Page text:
(n.) a flock of small birds
Why just call a group of birds a flock, when you can call it a dissimulation?
That’s not the only meaning of this word, of course, as the noun dissimulation has been in use in English since the 1300s as a word for the act of dissembling, disguising, or in some way concealing something. In that sense, it derives ultimately from the Latin verb simulare, meaning ‘to make like’ or ‘copy’—or, by extension, ‘to feign’.
It’s probably through the notion of a flock of birds attempting to bamboozle a predator or hunter by seeming to fly together as a single unit that this word was chosen as a term of venery (better known as a collective noun) for a flock of small birds in the fifteenth century. The Book of St Albans, published in 1486, was a collection of essays and treatises on all manner of gentlemanly pursuits, including ‘hunting, hawking, and cote d’armour’.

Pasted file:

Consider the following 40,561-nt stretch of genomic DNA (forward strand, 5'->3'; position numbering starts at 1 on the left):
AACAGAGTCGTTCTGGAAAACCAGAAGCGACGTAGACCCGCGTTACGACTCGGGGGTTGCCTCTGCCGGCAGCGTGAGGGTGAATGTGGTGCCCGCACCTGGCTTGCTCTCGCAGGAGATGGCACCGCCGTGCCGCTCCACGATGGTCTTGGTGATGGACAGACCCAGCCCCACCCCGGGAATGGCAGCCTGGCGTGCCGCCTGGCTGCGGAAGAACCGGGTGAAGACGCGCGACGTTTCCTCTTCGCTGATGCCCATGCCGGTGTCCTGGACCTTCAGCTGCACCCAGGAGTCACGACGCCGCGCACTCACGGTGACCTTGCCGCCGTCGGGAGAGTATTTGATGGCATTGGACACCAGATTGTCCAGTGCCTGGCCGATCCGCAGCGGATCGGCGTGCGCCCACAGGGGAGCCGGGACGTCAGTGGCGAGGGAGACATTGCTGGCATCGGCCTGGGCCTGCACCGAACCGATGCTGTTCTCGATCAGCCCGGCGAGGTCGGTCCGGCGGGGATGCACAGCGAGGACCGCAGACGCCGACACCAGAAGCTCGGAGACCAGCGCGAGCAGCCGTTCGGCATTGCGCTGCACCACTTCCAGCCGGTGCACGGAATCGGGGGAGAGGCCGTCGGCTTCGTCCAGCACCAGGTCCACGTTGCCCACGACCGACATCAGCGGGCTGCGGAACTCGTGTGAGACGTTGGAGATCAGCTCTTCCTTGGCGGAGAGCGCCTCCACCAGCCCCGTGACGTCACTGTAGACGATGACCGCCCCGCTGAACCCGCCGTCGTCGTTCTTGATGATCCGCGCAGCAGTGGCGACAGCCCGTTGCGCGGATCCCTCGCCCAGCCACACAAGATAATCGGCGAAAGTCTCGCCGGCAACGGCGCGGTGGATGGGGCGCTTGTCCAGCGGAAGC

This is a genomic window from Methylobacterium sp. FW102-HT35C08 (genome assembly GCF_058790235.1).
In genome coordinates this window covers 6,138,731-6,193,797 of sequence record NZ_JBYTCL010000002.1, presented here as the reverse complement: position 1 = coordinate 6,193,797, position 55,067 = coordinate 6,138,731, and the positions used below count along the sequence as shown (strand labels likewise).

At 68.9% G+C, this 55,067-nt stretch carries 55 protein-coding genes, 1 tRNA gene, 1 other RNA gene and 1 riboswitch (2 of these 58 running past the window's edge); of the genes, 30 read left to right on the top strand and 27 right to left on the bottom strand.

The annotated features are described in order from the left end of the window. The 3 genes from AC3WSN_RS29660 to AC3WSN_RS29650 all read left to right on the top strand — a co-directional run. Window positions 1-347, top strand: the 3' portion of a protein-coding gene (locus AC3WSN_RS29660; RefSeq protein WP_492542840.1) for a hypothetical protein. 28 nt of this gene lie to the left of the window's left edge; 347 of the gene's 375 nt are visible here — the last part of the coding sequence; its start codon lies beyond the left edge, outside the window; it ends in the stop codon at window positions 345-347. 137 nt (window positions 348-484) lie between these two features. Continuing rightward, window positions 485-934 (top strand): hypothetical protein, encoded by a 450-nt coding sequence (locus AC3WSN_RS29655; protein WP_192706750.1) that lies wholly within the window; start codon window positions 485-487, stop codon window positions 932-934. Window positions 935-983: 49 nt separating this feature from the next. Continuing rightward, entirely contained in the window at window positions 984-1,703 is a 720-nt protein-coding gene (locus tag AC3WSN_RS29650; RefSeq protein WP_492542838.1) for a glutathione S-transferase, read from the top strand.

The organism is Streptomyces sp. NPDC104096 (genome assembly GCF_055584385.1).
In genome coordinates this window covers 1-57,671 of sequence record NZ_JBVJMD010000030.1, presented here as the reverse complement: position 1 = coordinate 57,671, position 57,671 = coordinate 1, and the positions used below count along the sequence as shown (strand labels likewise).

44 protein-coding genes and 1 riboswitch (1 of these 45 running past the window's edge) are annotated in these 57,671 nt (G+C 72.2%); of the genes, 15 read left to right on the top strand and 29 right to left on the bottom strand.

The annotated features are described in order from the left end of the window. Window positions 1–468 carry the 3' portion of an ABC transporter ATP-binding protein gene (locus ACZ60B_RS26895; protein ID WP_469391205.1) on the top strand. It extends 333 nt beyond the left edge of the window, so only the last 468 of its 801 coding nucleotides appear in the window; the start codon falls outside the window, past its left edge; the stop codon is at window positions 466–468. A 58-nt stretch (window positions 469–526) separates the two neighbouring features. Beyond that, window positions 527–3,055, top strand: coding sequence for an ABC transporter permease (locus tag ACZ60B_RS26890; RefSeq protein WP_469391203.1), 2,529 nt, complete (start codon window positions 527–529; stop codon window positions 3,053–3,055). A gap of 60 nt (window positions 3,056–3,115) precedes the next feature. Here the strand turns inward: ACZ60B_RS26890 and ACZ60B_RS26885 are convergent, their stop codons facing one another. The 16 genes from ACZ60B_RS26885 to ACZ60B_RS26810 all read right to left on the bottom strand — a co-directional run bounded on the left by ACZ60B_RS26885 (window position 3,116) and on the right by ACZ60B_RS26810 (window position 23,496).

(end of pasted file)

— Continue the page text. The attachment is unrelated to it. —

It was in those chapters on hunting and falconry that the St Albans included a list of fanciful and humorous groups terms for various people, animals and birds; it is here, in fact, that many of our most best-remembered and most idiosyncratic collective nouns—like a business of ferrets, a labour of moles and a shrewdness of apes—were first set down. And there too was this term, which has remained in occasional (and often fairly non-serious) use ever since.